Water Health Educator
Disease Focus: Schistomiasis
by Lindsay Boyce
Considered to be a Neglected Tropical Disease (NTDs), Shistosomiasis is a disease that affects more than 200 million people world wide. Second only to malaria in terms of impact it is one of the most devastating parasitic diseases.
The parasites that cause Schistosomiasis live in specific types of freshwater snails. The parasite emerges from the snail and then contaminates the water. Transmission of this disease occurs when the skin comes into contact with contaminated freshwater. Most human infections are caused by three parasites Schistosoma mansoni, S. Haernatobium, or S. japonicum.
Symptoms of schistosomiasis may include rash or itchy skin. However, it is important to note that most people are asymptomatic when they are first infected. As the disease progresses more symptoms develop including fever, chills, cough and muscle aches.
According to the CDC (Center for Disease Control and Prevention) Treatment is critical. Without treatment this disease can last for years and chronic symptoms include abdominal pain, enlarged liver, blood in the stool or blood in the urine, problems passing urine and the increased risk of bladder cancer. The easiest form of treatment is prescription medication taken for 1-2 days.
Overall, prevention of schistomomiasis needs to be a primary focus, especially for developing countries where medications may not always be readily available. Some prevention techniques offered by the CDC are, not swimming or wading in areas where schistomomiasis is prevalent, utilizing safe drinking water techniques boil water before using, and finally vigorously towel drying if exposure to contaminated water happens may prevent the parasite from penetrating the skin.
Schistomomias is a disease that with proper prevention techniques and knowledge about treatment can be, while annoying a fairly non harmful disease.
Schistosomiasis in West Africa
By Zakia Chapman
Schistosomiasis in West Africa.pdf (PDF — 181 KB)
Schistosomiasis – A Brief
By Nicole Kraatz
Schistosomiasis is a disease caused by a parasitic worm. Schistosomiasis is also know as “Snail Fever.”It is a water based disease. The disease occurs when a person handles contaminated freshwater that contains one of the 350 snail species that may have the worm growing in their system. After exiting the snail, the parasite lives in the water for up to 48 hours. This parasitic worm was first discovered in humans in 1851 by German physician, Theodor Bilharz. Currently, there are over 200 million people infected with the disease worldwide.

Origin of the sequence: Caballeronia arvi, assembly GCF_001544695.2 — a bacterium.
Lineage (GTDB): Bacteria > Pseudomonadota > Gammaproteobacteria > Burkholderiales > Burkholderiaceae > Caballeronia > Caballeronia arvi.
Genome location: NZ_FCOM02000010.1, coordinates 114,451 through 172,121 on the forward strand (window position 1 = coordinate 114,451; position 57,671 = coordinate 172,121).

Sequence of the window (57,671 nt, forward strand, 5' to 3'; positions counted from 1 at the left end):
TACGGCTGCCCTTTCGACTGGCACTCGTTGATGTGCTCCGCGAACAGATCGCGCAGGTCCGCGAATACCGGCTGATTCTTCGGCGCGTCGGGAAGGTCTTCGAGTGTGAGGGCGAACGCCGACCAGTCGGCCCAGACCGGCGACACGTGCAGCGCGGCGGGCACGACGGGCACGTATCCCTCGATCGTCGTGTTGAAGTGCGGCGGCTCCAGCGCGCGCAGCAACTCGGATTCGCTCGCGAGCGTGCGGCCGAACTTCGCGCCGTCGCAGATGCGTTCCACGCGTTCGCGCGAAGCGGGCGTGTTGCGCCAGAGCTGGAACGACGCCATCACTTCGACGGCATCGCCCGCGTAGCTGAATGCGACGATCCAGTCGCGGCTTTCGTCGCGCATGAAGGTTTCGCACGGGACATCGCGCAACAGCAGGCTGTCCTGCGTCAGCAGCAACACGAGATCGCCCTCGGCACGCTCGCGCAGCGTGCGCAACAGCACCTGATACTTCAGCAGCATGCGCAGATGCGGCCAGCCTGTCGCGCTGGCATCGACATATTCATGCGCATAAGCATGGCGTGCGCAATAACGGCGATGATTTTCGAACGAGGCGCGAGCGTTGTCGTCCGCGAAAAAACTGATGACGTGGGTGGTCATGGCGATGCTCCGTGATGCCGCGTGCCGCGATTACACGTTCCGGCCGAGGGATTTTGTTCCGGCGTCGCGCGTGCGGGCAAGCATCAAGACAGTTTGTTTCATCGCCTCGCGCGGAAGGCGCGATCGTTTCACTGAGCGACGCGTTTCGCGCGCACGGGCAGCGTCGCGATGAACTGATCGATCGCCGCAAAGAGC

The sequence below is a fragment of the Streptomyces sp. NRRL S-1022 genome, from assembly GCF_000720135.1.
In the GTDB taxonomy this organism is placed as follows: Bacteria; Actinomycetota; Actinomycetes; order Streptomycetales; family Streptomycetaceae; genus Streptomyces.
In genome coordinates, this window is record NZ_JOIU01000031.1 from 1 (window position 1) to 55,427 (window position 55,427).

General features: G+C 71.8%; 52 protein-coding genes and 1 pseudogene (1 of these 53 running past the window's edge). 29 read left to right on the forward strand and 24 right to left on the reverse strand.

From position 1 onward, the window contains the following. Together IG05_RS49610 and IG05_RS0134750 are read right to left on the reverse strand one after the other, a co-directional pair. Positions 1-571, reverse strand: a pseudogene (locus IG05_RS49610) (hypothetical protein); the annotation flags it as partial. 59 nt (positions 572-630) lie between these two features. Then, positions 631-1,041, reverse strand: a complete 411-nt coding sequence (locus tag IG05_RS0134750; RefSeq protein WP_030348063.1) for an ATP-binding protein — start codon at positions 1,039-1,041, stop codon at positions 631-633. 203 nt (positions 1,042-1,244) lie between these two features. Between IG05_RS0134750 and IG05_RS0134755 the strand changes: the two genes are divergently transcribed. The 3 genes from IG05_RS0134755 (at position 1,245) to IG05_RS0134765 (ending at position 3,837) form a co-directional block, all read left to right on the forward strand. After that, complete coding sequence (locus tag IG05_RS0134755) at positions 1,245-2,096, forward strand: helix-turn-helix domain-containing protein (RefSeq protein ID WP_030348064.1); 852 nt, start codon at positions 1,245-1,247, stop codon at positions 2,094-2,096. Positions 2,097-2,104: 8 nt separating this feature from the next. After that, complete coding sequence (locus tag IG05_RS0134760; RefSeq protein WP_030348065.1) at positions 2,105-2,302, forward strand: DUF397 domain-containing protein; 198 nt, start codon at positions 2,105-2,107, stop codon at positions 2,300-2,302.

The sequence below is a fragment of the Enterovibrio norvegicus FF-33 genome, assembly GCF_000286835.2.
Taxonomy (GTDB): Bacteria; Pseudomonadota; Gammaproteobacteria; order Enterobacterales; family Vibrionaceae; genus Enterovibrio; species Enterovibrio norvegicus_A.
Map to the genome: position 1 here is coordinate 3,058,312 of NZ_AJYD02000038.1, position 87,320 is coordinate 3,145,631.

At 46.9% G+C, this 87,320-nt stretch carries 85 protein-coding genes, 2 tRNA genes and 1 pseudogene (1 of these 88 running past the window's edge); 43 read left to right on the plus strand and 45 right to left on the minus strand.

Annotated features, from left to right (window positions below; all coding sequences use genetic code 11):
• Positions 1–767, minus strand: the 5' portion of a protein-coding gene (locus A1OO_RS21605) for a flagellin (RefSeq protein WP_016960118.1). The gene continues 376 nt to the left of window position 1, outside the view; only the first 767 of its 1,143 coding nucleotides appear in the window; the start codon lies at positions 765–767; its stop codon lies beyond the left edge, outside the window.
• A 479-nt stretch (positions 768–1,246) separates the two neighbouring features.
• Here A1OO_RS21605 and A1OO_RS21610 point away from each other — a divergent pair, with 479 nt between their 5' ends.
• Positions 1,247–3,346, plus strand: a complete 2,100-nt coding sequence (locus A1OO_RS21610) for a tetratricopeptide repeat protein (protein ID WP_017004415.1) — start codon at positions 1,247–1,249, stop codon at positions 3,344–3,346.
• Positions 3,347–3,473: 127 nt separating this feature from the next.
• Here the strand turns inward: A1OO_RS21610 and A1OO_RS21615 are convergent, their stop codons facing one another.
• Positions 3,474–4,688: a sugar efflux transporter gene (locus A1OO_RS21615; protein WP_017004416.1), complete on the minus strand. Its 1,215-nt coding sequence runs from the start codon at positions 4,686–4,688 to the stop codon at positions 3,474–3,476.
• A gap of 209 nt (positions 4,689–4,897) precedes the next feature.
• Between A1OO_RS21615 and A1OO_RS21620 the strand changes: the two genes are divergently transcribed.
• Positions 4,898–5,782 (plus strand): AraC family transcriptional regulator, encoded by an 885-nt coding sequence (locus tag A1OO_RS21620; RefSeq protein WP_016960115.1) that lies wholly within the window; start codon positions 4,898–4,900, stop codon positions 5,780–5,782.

Symptoms of schistosomiasis are not caused by the parasitic worm itself, but the reaction the body has to the worm’s eggs invading it’s system. Once infected with the disease, a person can either be classified as having acute or chronic schistosomiasis. The typical incubation period for acute schistosomiasis is 14-84 days. However, those that develop chronic schistosomiasis can remain asymptomatic for years at a time. Symptoms of acute schistosomiasis include high temperature, headache, muscle pain, cough or bloody diarrhea. Often times, those with acute schistosomiasis heal on their own within a few weeks. Those with chronic schistosomiasis experience symptoms based on the part of the body the parasite infects. Different parts and symptoms of the body include the digestive, urinary, and central nervous systems as well as the heart, lungs and female genitals. Currently, the best method of treatment for schistosomiasis is pharmaceutical drugs. The recommend drug for treatment is Praziquantel.
Schistosomiasis is considered to be a disease of poverty. This means those most at risk for the disease live in regions where communities are poor and there is a lack of proper water sanitation. Populations considered to be most at risk for this disease include school-aged children in endemic areas and people with occupations involving water, such as fishermen, farmers and irrigation workers. Prevention methods are based on trying to improve access to safe water, improved water sanitation, hygiene control and snail control.